Developing the Fibre and Biocomposite Industry in Malaysia
The Fibre and Biocomposite Development Centre (FIDEC) was established to spearhead the development of the fibre and biocomposite industry in Malaysia. Established in September 2006 as a focal point for information on pre-commercialisation activities and coordination of Research & Development (R&D) exclusively for the biocomposite industry in Malaysia, the objectives of FIDEC are :-
• To stimulate interest in and to enhance the utilization of fibre and biocomposite materials in the country,
• To facilitate pre-commercialisation of fibre and biocomposite materials,
• To establish vital linkages and smart partnerships with universities, research institutions and the industry towards commercialization of R&D findings related to fibre and biocomposites,
• To coordinate the overall development of the fibre and biocomposite industry in Malaysia.
Alternative Resources of the Future
Malaysia has vast amounts of untapped natural fibre materials available from the agricultural sector. These fibre and biomass materials range from rice husks, coconut trunk fibres, kenaf to oil palm biomass in the form of oil palm trunks (OPT), oil palm fronds (OPF) and empty fruit bunches (EFB) which can serve as alternative resources for the future and have the potential to be commercially manufactured into a range of composite products such as plywood, fibreboards, flooring, wall panels, door stiles and door jambs to fibre-filled thermoplastic and thermoset composites, as well as other value-added products. FIDEC will spearhead the growth and development of the fibre and biocomposite industry in Malaysia.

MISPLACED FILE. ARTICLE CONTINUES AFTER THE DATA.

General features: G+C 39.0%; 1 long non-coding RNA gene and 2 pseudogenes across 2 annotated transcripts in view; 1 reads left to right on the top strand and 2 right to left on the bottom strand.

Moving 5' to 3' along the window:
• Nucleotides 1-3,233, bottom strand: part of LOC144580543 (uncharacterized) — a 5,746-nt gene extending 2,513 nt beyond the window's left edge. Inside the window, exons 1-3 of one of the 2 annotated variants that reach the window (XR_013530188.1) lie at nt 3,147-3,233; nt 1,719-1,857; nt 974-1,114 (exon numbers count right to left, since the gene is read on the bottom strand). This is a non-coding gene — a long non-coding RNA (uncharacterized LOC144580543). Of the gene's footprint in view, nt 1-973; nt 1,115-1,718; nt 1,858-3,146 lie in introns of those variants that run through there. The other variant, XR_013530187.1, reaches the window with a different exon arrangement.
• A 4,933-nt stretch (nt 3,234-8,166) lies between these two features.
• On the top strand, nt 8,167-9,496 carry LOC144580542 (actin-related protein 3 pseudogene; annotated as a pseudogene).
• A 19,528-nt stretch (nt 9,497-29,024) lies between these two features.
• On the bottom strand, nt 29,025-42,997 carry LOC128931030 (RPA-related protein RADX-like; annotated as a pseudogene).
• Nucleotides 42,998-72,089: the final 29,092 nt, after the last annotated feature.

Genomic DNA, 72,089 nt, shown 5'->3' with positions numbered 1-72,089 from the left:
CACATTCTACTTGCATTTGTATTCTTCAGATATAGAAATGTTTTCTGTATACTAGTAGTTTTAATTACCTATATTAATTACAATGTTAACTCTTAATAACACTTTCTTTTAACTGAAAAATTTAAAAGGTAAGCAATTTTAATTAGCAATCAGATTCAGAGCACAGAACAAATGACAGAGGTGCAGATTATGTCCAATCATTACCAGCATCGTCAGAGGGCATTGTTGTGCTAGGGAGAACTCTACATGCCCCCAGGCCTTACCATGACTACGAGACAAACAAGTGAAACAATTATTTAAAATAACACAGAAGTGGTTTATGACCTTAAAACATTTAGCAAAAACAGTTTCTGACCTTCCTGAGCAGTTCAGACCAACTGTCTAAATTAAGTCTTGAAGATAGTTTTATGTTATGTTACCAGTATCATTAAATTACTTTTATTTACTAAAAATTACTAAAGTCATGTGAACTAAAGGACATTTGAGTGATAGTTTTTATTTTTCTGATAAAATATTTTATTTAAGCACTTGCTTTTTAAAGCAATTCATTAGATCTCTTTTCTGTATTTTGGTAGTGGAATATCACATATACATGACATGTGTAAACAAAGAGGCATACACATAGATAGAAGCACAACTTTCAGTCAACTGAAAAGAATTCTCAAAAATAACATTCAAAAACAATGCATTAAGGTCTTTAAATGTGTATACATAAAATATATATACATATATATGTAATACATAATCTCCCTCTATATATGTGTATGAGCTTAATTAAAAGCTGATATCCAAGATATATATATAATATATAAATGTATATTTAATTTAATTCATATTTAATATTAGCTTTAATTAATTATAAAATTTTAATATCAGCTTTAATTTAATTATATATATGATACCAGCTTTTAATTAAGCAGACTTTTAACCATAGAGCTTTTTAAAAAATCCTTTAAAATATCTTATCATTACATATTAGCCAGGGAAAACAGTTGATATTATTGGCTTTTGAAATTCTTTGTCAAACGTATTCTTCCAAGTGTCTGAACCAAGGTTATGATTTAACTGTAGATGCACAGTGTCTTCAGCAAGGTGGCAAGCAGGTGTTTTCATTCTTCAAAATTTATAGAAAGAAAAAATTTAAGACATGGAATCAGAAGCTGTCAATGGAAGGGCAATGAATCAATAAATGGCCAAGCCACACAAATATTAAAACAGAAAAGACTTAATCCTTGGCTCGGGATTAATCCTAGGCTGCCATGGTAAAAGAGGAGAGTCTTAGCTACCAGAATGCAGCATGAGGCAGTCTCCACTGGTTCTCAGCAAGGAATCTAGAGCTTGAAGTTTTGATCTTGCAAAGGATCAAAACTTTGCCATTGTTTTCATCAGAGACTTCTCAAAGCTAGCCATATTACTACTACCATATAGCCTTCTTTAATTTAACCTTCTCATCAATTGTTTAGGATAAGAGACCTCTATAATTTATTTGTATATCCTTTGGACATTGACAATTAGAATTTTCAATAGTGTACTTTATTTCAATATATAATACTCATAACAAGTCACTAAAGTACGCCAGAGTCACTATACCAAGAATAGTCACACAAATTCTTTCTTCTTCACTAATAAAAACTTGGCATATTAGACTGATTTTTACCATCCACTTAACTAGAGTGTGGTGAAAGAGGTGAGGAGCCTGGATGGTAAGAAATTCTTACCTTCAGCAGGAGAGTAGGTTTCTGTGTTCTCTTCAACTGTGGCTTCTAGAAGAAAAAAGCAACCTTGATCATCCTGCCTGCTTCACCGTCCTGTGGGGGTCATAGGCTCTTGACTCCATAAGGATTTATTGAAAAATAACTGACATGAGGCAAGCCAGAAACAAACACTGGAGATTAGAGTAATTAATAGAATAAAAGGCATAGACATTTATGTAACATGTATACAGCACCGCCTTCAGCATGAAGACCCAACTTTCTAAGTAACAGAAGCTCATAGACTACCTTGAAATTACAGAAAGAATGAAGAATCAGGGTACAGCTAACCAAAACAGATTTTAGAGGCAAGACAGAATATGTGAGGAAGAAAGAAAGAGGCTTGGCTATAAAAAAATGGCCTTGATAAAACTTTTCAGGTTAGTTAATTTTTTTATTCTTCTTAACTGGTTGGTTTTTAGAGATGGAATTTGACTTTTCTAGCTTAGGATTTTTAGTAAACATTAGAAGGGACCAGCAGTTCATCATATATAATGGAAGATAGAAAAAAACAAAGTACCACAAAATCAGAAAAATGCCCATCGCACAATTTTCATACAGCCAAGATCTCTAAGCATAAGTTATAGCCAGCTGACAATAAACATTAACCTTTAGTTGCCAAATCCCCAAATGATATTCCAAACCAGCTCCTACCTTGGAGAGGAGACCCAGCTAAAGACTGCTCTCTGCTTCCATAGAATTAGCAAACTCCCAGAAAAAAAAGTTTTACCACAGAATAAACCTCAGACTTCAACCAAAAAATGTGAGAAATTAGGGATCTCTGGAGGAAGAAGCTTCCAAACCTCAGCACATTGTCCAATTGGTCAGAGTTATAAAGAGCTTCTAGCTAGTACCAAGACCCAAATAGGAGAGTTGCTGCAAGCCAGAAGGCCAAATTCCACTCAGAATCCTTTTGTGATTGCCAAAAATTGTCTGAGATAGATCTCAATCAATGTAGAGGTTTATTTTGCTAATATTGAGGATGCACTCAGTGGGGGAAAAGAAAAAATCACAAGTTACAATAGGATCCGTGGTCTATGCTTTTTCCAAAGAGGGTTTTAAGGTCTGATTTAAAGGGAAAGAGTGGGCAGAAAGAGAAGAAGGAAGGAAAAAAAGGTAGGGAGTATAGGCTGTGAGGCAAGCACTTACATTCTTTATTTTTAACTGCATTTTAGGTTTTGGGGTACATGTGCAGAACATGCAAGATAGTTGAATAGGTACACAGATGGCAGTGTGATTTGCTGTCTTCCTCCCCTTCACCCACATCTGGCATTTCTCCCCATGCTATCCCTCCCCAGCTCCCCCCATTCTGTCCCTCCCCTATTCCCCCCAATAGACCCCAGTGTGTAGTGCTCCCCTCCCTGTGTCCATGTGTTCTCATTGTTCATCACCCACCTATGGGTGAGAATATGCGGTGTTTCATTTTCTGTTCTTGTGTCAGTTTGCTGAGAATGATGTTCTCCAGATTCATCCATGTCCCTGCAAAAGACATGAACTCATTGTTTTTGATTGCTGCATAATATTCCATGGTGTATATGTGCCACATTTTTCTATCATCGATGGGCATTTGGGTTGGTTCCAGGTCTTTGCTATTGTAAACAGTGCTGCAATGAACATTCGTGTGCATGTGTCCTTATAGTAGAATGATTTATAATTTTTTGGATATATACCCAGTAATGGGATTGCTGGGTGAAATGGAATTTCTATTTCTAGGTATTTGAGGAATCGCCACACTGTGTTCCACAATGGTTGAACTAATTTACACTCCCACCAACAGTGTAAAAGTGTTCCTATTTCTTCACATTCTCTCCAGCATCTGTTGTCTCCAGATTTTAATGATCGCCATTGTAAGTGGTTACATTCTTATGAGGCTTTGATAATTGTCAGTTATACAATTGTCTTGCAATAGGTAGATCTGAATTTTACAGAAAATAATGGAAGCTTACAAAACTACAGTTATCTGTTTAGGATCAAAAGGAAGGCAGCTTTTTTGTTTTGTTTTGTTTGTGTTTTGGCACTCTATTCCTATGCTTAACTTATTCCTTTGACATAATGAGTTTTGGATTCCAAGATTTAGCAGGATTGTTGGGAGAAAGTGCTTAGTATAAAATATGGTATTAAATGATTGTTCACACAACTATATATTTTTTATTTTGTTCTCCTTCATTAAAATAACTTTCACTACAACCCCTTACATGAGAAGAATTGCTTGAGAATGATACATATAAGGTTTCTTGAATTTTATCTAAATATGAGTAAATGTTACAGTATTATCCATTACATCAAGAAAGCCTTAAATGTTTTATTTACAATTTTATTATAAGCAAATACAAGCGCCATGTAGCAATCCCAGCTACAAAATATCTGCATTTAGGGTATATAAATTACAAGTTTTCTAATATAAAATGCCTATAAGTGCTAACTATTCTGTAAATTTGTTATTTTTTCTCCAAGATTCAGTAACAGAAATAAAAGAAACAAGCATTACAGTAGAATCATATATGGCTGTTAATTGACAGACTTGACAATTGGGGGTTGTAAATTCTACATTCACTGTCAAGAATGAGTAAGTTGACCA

The Way Forward
FIDEC will initiate smart linkages with institutions of higher learning, universities, R&D agencies and government departments to enter into research and development projects geared towards wider utilization of natural fibres and for new product development.
Next Generation of Biomaterial
Natural fibres have excellent physical and mechanical properties and such fibres can be used to produce composite products for various end-uses. Natural fibres are thus the next generation of biomaterial for the future.
Turning Biomass to Wealth
Natural fibres which would otherwise not be utilized and therefore be considered as waste materials can be further researched into, and developed into viable products which can be marketed both domestically and overseas. This would open up new areas of growth as well as a new industry in based on fibres and biocomposite materials for Malaysia.
The utilization of biocomposite materials will gain momentum in the years to come as products manufactured from natural fibres and biocomposite materials gain popularity. These products would be considered as being environmentally friendly products since they are manufactured from waste materials which would otherwise be disposed of through incineration.